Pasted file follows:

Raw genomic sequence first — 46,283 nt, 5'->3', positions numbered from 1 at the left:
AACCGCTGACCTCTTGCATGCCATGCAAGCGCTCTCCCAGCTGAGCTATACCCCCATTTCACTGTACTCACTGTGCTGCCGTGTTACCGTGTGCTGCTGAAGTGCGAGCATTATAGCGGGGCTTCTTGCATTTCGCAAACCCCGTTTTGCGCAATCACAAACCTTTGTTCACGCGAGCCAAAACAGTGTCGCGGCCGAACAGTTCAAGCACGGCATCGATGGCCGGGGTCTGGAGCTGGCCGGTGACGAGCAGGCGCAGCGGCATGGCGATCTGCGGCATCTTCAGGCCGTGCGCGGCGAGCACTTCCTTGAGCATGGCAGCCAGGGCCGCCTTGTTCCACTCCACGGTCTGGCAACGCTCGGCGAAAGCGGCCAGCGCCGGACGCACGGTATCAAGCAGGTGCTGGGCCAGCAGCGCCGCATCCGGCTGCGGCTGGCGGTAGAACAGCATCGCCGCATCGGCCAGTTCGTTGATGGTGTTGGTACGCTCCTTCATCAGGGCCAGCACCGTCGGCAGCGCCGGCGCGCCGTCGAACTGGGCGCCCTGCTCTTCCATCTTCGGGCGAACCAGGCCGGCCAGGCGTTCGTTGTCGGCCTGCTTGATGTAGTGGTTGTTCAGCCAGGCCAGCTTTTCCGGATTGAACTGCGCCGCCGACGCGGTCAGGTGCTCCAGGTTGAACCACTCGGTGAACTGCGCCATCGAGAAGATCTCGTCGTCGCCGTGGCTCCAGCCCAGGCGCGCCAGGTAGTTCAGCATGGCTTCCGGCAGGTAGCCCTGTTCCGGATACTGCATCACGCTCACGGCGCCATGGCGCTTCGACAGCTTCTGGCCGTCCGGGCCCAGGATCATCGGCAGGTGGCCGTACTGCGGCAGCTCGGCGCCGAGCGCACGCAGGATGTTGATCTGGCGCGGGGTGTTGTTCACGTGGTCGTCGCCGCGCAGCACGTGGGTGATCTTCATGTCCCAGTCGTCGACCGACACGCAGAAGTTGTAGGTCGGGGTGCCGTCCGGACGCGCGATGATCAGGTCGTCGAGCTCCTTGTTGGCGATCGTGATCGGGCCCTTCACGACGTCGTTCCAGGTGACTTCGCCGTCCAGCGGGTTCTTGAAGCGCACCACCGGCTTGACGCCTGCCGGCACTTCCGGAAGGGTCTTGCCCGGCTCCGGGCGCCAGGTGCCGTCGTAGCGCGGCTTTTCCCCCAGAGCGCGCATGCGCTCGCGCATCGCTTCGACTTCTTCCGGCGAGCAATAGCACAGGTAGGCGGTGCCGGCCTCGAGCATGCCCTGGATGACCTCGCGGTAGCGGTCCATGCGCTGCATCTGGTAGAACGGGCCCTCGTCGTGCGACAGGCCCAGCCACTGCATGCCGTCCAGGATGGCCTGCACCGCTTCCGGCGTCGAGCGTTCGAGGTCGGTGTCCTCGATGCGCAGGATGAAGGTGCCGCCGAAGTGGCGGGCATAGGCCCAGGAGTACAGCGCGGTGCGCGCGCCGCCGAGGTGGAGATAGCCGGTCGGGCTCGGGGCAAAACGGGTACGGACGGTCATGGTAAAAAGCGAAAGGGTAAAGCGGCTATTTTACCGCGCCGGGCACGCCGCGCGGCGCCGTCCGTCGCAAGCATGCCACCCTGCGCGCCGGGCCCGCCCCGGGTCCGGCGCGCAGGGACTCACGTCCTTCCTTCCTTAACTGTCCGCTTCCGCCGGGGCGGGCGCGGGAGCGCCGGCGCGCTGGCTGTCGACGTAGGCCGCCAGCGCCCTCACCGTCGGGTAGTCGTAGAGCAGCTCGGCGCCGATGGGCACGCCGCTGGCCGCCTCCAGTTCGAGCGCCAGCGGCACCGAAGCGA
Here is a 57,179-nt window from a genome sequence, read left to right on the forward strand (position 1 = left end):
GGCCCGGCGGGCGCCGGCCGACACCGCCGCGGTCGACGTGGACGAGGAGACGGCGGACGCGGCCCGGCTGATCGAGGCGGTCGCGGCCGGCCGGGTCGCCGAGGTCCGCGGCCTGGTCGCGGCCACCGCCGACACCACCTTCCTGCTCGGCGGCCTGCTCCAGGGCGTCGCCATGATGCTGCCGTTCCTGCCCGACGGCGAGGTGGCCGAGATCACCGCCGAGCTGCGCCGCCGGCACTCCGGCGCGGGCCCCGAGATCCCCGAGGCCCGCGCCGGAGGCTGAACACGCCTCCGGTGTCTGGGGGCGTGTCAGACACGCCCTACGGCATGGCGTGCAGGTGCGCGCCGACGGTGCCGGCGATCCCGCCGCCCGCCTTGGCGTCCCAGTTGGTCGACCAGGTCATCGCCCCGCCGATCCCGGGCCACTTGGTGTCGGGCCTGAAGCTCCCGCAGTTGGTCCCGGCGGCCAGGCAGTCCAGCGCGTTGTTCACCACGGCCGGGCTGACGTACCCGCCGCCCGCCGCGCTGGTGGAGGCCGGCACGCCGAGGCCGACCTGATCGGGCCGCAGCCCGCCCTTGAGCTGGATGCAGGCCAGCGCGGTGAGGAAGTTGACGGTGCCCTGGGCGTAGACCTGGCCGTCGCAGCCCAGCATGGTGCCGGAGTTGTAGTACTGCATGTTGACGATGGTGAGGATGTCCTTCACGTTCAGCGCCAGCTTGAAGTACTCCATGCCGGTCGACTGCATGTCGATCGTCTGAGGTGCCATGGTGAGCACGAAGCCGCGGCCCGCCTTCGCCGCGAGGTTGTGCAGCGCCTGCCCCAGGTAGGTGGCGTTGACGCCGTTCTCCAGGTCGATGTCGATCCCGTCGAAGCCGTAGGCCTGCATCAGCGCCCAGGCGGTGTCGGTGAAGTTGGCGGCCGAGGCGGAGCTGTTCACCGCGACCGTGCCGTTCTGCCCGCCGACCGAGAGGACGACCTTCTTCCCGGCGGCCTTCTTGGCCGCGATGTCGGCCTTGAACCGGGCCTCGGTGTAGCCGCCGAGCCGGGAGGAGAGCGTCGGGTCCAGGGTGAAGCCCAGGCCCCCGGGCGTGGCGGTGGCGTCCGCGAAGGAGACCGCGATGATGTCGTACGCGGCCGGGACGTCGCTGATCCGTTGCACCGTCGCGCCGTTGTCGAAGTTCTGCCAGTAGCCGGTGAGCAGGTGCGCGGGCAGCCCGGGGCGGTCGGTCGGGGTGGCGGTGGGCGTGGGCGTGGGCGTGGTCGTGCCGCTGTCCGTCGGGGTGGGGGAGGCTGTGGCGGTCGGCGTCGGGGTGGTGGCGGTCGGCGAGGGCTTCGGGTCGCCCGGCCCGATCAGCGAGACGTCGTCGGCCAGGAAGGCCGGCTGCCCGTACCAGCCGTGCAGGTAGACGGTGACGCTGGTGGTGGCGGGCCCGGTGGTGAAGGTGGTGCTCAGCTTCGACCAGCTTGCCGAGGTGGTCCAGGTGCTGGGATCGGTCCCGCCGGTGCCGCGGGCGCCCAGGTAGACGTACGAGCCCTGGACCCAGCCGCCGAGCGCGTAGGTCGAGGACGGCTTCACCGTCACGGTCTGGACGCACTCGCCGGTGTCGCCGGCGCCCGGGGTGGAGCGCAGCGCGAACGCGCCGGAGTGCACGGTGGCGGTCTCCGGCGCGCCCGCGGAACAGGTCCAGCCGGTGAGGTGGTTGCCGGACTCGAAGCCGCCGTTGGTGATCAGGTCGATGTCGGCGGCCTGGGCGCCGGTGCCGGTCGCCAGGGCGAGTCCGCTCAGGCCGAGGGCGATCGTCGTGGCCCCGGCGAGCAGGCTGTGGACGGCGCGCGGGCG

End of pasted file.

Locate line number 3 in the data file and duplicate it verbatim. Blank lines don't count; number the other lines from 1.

Here is a 57,179-nt window from a genome sequence, read left to right on the forward strand (position 1 = left end):